A Wild and Scenic Underground River In Southern Oregon? | KUOW News and Information

A Wild and Scenic Underground River In Southern Oregon?

May 21, 2014
Originally published on May 20, 2014 2:14 pm

A proposed expansion of Oregon Caves National Monument would make the River Styx the nation’s first underground river to receive Wild and Scenic status.

The River Styx flows through the main cave system of the national monument in Southern Oregon. The water drains into the Illinois River before joining the Rogue River.

Rep. Peter DeFazio, D-Ore., pushed for such a designation during a House Natural Resources Committee hearing on Tuesday.

DeFazio noted previous failed attempts to expand the monument (1939, 1949, 1999) — before as much was known of its environmental importance.

“We now understand the extent of the caves, we understand the watershed that feeds the unique River Styx, which I invite people to visit,” Defazio said.

DeFazio's proposal involves a land transfer of 4,070 acres from the Rogue-Siskiyou National Forest to the National Park Service.

DeFazio aide Travis Joseph said the idea is to have a single entity managing the watershed and bringing additional federal monies into the monument.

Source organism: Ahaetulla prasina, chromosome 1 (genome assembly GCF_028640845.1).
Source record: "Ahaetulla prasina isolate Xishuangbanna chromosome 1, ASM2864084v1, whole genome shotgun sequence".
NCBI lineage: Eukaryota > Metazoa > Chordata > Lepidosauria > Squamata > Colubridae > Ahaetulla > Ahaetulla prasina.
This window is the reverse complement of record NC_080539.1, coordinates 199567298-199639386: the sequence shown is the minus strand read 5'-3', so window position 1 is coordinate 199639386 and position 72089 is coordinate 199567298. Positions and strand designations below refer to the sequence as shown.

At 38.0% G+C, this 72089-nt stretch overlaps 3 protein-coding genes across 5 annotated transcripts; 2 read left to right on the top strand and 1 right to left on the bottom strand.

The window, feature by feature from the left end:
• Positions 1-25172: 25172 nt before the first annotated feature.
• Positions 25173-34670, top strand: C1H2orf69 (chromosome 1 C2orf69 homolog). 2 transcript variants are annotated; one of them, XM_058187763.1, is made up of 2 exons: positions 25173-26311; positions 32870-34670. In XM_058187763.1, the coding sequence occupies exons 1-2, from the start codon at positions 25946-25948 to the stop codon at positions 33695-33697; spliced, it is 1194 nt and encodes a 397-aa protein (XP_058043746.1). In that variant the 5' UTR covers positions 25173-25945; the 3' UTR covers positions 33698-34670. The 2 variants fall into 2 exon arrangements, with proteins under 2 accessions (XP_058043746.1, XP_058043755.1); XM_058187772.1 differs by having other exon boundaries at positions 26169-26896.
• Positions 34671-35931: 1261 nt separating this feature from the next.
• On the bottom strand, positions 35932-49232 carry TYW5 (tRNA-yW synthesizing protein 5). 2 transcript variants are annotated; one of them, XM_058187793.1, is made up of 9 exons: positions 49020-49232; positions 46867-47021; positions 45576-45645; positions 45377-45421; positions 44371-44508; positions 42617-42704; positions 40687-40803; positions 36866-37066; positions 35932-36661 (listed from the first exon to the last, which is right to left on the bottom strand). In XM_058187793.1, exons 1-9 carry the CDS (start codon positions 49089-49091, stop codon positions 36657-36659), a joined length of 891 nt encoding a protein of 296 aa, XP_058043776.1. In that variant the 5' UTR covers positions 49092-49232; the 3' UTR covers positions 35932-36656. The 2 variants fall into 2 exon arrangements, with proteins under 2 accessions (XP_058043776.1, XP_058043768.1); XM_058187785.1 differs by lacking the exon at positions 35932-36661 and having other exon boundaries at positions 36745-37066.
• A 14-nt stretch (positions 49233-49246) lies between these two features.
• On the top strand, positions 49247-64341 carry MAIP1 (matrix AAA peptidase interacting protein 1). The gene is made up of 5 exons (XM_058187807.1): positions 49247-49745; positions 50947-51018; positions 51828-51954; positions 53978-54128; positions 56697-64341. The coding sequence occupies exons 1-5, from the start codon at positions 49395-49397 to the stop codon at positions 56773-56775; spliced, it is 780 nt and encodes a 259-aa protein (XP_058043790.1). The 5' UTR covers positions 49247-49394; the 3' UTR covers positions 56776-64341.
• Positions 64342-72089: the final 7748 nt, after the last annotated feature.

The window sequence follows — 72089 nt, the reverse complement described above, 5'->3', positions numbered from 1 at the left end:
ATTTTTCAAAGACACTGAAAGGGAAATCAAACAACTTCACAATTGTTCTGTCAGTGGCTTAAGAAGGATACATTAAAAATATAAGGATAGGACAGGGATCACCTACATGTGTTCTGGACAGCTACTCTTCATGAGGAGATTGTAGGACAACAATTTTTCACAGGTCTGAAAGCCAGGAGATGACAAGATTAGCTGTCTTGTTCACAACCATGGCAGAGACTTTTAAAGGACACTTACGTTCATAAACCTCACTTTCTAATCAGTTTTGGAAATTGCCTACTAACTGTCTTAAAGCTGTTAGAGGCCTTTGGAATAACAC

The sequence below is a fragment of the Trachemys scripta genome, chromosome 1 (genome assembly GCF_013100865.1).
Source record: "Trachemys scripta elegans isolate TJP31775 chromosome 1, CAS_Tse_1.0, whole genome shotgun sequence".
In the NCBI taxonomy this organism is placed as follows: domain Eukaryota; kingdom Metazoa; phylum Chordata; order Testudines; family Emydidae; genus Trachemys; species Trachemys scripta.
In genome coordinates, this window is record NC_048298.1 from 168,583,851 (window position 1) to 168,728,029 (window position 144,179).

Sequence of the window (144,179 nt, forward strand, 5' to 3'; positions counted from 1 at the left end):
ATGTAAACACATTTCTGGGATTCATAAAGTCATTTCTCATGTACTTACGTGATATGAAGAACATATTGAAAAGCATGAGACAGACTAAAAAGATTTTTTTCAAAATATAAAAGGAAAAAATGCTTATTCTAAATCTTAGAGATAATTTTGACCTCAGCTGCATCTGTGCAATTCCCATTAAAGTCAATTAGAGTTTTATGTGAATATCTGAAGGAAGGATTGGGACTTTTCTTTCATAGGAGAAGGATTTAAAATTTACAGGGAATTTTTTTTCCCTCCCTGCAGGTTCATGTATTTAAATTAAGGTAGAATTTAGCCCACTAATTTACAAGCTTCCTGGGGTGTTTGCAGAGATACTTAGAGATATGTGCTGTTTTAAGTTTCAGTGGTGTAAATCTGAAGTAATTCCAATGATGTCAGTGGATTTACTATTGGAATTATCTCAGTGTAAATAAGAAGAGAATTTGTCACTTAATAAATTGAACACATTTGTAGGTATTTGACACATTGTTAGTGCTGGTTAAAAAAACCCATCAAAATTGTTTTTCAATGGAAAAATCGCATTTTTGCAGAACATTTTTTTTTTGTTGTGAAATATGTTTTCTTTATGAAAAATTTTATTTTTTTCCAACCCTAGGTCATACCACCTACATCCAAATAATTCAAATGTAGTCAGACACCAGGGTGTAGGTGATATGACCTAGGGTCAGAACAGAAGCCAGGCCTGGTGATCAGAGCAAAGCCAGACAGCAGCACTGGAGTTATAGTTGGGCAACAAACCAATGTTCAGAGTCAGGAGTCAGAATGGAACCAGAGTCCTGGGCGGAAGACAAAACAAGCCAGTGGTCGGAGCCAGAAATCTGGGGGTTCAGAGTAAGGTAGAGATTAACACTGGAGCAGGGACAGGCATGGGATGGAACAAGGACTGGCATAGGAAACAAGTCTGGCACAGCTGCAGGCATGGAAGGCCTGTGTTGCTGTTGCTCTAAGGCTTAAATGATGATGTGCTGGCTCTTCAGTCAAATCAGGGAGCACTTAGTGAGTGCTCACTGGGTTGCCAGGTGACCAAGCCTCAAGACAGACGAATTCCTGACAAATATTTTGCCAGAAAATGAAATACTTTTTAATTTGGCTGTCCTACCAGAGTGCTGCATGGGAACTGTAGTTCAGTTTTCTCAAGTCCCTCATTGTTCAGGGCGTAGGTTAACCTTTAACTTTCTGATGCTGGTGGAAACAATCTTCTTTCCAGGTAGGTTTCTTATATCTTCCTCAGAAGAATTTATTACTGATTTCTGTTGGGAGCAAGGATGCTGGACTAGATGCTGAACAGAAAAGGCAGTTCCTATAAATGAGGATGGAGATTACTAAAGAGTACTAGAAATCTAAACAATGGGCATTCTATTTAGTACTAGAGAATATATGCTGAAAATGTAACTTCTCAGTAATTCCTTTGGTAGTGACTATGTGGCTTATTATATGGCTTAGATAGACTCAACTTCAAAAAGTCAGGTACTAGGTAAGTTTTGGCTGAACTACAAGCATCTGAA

Joseph said the expected benefits include better stream protections, more active forest management and the construction of a trail system.

In his committee testimony, DeFazio added that “it would certainly benefit the caves, the water quality, and give an opportunity for some recreational experience.”

A similar push is underway in the Senate, where the Energy and Natural Resources Committee has approved legislation expanding the national monument.

Christine Perala Gardiner is one of dozens of the Josephine County residents that wrote letters in support of the expansion.

Gardiner is co-owner of Siskiyou Alpaca in Josephine County. She formerly taught watershed science at Portland State University.

“Both the quality and the quantity of waters supplied by headwater streams, like the River Styx, really deserve our protection,” she said. “There is so much more worthy of national recognition and conservation.”

Still, not everyone is supportive, including elected commissioners for Josephine County, where the monument is located. They passed a county resolution opposing the national monument expansion.

In the resolution, the commissioners wrote “the Board has determined that the additional contribution required of the County and its residents would have a detrimental effect upon tourism, fire resiliency, multiple use, and economy of Josephine County.”

The commissioners argue that expanding the monument would actually restrict forest management and lead to further wildfire and disease.

Proponents of the expansion say the National Park Service could provide more money and resources, meaning a better-managed forest more resilient to wildfire threats.

The next steps in Congress would be a vote in the House Natural Resources Committee and floor votes in both chambers.

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